RICHMOND, VA (WWBT) - Virginia's new ABC plan is anything but complete now that state leaders are poring over the details.
The key question: Should Virginia still be in the business of distilled spirits? Gov. Bob McDonnell says, "No". Today, we finally saw his plan to get out of it.
Say you want to buy a bottle of liquor in Virginia. Right now, there are 332 places where you can do that: They're called ABC stores, and they're run by the state. But now, there's a plan to sell them and generate a one-time windfall of half a billion dollars.
As part of the complex plan, one thousand liquor licenses would be auctioned off to the highest bidders.
"Obviously those licensees that already are in good standing and have been selling wine and beer in a responsible way, they're gonna be given favor when it comes to the bidding process," said Eric Finkbeiner, a senior policy analyst who presented the ABC proposal.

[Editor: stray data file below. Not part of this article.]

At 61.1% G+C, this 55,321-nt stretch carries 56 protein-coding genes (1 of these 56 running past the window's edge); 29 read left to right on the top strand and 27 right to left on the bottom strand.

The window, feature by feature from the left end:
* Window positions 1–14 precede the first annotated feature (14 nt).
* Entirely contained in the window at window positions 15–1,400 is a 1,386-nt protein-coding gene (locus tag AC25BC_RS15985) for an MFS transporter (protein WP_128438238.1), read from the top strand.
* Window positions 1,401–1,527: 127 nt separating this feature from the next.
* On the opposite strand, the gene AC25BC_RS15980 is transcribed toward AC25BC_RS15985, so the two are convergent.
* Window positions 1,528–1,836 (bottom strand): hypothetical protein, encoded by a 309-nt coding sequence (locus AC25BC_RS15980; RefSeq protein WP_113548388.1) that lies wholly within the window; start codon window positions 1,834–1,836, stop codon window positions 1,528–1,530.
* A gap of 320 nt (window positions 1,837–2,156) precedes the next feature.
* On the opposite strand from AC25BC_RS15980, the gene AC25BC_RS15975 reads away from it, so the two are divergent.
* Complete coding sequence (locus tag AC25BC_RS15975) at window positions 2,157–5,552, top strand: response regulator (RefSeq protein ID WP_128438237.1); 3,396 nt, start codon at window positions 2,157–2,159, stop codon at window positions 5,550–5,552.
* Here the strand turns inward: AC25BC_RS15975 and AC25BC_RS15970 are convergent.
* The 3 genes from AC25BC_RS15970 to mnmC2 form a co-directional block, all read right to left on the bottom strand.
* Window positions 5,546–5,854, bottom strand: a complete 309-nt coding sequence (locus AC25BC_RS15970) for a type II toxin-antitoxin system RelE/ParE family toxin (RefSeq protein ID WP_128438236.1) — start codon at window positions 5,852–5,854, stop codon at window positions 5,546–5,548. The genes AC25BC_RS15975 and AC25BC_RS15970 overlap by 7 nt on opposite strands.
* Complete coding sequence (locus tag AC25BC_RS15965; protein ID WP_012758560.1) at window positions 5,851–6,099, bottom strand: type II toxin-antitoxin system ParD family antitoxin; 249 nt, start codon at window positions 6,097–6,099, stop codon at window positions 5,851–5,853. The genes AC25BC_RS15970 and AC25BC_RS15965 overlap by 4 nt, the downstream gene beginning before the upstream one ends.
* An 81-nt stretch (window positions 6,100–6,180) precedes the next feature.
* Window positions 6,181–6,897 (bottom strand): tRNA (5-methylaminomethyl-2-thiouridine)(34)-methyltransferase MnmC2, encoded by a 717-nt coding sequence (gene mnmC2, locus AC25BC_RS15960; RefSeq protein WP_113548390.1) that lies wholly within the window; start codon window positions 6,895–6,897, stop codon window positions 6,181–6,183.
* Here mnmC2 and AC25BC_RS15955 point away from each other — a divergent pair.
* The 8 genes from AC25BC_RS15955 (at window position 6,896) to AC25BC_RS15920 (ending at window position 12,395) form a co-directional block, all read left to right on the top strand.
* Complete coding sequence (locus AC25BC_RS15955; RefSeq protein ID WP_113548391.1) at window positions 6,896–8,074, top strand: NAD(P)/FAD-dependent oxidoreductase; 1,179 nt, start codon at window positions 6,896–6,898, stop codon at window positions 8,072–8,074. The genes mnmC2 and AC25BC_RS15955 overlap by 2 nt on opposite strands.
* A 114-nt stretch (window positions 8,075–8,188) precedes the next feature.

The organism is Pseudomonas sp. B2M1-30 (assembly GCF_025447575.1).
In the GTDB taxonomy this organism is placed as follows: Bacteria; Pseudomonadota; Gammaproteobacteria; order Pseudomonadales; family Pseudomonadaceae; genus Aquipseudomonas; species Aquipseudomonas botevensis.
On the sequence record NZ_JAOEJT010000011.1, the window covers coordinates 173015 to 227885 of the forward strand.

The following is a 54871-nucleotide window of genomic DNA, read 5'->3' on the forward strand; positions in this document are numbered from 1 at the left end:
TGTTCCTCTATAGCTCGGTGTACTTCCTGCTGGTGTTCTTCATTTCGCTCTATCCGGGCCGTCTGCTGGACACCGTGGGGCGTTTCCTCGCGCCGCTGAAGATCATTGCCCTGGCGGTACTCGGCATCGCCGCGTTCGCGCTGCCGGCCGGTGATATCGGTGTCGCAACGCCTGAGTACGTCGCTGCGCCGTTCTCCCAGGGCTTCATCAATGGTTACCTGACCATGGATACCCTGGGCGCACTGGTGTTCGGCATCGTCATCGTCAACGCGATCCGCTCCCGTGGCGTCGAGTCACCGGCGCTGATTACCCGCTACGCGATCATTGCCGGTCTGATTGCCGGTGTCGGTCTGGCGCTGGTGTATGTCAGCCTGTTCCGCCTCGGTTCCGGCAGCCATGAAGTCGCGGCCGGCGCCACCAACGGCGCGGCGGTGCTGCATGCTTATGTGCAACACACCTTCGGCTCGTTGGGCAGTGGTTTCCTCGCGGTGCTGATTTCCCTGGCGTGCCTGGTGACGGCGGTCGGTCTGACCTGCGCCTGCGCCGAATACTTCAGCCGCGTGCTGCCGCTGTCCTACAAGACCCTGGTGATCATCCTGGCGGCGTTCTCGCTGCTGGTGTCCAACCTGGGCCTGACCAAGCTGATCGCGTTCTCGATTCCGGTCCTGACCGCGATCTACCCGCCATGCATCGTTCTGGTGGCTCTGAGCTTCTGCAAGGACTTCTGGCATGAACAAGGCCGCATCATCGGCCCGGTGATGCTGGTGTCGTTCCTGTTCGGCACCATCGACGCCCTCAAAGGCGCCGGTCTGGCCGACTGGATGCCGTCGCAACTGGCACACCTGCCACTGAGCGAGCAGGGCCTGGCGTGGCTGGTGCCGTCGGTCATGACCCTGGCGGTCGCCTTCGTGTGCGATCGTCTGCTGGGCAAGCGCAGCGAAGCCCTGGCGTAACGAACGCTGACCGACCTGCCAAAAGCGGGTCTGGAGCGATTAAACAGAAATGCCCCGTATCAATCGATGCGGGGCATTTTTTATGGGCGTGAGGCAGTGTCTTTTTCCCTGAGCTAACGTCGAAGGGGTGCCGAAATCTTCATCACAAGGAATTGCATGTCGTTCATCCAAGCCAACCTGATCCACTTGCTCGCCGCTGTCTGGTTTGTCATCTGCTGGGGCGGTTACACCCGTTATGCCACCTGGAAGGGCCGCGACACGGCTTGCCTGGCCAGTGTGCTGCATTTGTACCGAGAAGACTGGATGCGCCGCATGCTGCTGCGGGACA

The licenses would go mostly to big box chains, followed by wine & beer shops, and then convenience stores. Critics say that's like putting a liquor shop on every corner.
"Right now, stay the course, people know if they want to drink, where the ABC stores are, they can avoid them if they don't choose to drink," said Rev. Doug Smith of the non-partisan Virginia Interfaith Center, which opposes privatization.
Finkbeiner later added, "You're now moving again, as we've said, into stores for the most part that are already selling wine and beer. They're going to be adding shelves; you're not going to be adding stores."
The plan also requires private stores to interview ABC workers for jobs, increase by 25% the number of enforcement agents, and train retail clerks on age verification equipment.
If it all goes according to plan -and Senate democrats say it won't- Virginia would be out of the liquor business in one year, with $500 million to spend on transportation improvements.
The Senate Majority Leader, Dick Saslaw (D-Fairfax), has advocated instead for increasing the gas tax to raise money for roads.
The McDonnell ABC plan does not call for a tax increase, however, business owners would have the option of paying a 2.5% fee to have liquor delivered to their location.
The governor's reform commission, which heard today's presentation, will vote on the plan next month. McDonnell is likely to call a special session of the General Assembly in November to debate and vote on this and other reform proposals.